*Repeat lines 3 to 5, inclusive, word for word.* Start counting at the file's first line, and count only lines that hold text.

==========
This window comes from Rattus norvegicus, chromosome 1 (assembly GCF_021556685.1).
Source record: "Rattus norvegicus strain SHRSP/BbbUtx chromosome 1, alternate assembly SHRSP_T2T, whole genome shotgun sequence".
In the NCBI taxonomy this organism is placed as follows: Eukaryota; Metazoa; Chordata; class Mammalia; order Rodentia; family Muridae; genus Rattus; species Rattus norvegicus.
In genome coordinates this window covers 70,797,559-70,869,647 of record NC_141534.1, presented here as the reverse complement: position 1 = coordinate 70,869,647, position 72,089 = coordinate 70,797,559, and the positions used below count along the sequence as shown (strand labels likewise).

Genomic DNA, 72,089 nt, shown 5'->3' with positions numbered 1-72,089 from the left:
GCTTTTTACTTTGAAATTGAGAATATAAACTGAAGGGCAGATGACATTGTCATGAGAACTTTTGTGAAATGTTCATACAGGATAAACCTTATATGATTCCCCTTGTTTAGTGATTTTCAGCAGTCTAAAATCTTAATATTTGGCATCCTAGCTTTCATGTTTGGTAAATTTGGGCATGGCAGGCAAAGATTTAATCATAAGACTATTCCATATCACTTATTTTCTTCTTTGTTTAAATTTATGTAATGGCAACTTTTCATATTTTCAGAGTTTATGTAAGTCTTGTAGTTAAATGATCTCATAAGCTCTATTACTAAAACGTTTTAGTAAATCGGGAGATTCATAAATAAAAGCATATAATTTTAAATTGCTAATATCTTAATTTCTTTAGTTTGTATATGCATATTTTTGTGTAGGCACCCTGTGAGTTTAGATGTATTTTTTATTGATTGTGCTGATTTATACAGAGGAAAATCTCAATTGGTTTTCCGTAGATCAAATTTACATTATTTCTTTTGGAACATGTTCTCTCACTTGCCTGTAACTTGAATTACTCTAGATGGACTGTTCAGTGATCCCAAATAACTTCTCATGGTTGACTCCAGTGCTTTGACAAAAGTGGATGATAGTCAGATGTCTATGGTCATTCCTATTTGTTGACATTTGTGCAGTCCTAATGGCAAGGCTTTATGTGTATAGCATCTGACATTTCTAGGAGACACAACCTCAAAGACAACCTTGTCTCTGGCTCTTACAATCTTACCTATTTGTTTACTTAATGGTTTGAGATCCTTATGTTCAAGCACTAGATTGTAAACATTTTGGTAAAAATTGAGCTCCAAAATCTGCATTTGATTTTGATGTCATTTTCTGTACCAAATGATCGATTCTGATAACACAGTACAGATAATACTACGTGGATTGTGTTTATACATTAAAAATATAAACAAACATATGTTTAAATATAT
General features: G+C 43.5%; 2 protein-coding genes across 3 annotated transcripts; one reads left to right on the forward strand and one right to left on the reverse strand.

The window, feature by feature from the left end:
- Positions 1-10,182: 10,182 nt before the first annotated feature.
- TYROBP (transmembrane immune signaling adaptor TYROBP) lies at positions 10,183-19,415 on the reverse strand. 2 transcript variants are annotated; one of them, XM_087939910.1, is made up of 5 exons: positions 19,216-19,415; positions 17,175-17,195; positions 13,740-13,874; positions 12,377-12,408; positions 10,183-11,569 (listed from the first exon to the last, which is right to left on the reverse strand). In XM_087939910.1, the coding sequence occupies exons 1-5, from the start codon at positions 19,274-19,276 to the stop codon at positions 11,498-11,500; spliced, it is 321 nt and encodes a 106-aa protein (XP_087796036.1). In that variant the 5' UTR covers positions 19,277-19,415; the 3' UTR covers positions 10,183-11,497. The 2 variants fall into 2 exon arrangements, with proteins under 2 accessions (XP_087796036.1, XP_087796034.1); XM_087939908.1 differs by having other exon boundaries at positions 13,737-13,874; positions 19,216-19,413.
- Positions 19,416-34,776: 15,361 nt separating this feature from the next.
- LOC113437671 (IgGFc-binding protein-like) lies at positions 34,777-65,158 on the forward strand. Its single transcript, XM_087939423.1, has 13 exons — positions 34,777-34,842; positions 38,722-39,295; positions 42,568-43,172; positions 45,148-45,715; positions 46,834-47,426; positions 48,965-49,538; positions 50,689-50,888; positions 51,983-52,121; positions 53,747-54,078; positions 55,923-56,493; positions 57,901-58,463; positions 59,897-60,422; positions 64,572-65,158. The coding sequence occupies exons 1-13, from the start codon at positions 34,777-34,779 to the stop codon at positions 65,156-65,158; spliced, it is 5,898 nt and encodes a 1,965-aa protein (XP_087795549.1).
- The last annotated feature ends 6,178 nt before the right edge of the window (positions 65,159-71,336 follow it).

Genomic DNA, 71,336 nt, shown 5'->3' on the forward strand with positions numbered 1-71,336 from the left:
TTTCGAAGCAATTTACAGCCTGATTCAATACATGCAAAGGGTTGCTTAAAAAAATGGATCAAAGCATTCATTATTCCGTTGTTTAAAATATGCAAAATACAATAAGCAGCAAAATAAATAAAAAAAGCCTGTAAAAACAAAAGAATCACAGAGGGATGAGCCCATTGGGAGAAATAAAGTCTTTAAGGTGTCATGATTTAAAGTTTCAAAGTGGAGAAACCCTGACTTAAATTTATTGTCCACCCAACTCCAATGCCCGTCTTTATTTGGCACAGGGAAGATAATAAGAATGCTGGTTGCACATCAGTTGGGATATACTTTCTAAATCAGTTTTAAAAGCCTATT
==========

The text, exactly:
In the NCBI taxonomy this organism is placed as follows: Eukaryota; Metazoa; Chordata; class Mammalia; order Rodentia; family Muridae; genus Rattus; species Rattus norvegicus.
In genome coordinates this window covers 70,797,559-70,869,647 of record NC_141534.1, presented here as the reverse complement: position 1 = coordinate 70,869,647, position 72,089 = coordinate 70,797,559, and the positions used below count along the sequence as shown (strand labels likewise).

Genomic DNA, 72,089 nt, shown 5'->3' with positions numbered 1-72,089 from the left: